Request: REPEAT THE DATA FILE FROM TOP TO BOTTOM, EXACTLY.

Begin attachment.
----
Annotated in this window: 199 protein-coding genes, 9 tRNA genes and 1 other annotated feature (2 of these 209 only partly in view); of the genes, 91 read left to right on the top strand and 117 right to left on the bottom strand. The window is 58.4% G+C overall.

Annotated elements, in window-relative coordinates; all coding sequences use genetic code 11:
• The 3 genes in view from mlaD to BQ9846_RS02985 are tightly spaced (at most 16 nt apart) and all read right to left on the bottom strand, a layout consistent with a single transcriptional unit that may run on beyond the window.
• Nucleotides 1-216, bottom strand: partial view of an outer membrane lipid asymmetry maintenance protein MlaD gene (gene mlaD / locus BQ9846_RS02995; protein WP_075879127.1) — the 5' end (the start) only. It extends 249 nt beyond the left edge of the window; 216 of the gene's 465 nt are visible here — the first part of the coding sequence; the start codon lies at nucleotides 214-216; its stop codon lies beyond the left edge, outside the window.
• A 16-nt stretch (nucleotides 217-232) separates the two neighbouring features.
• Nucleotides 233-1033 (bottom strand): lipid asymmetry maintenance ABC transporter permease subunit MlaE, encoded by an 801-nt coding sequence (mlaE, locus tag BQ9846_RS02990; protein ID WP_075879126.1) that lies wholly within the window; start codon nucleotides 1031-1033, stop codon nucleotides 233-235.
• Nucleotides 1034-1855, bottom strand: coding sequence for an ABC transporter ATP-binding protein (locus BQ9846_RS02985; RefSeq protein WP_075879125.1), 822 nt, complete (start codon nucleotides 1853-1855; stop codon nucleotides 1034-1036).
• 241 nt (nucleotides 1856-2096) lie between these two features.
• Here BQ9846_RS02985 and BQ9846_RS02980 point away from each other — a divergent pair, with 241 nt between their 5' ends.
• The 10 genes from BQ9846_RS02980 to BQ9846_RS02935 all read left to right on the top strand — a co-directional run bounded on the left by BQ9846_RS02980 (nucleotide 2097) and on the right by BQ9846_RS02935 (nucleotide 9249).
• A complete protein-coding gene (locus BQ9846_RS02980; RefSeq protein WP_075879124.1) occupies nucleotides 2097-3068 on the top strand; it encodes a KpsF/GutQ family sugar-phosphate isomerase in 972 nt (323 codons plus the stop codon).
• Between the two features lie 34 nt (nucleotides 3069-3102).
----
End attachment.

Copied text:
Annotated in this window: 199 protein-coding genes, 9 tRNA genes and 1 other annotated feature (2 of these 209 only partly in view); of the genes, 91 read left to right on the top strand and 117 right to left on the bottom strand. The window is 58.4% G+C overall.

Annotated elements, in window-relative coordinates; all coding sequences use genetic code 11:
• The 3 genes in view from mlaD to BQ9846_RS02985 are tightly spaced (at most 16 nt apart) and all read right to left on the bottom strand, a layout consistent with a single transcriptional unit that may run on beyond the window.
• Nucleotides 1-216, bottom strand: partial view of an outer membrane lipid asymmetry maintenance protein MlaD gene (gene mlaD / locus BQ9846_RS02995; protein WP_075879127.1) — the 5' end (the start) only. It extends 249 nt beyond the left edge of the window; 216 of the gene's 465 nt are visible here — the first part of the coding sequence; the start codon lies at nucleotides 214-216; its stop codon lies beyond the left edge, outside the window.
• A 16-nt stretch (nucleotides 217-232) separates the two neighbouring features.
• Nucleotides 233-1033 (bottom strand): lipid asymmetry maintenance ABC transporter permease subunit MlaE, encoded by an 801-nt coding sequence (mlaE, locus tag BQ9846_RS02990; protein ID WP_075879126.1) that lies wholly within the window; start codon nucleotides 1031-1033, stop codon nucleotides 233-235.
• Nucleotides 1034-1855, bottom strand: coding sequence for an ABC transporter ATP-binding protein (locus BQ9846_RS02985; RefSeq protein WP_075879125.1), 822 nt, complete (start codon nucleotides 1853-1855; stop codon nucleotides 1034-1036).
• 241 nt (nucleotides 1856-2096) lie between these two features.
• Here BQ9846_RS02985 and BQ9846_RS02980 point away from each other — a divergent pair, with 241 nt between their 5' ends.
• The 10 genes from BQ9846_RS02980 to BQ9846_RS02935 all read left to right on the top strand — a co-directional run bounded on the left by BQ9846_RS02980 (nucleotide 2097) and on the right by BQ9846_RS02935 (nucleotide 9249).
• A complete protein-coding gene (locus BQ9846_RS02980; RefSeq protein WP_075879124.1) occupies nucleotides 2097-3068 on the top strand; it encodes a KpsF/GutQ family sugar-phosphate isomerase in 972 nt (323 codons plus the stop codon).
• Between the two features lie 34 nt (nucleotides 3069-3102).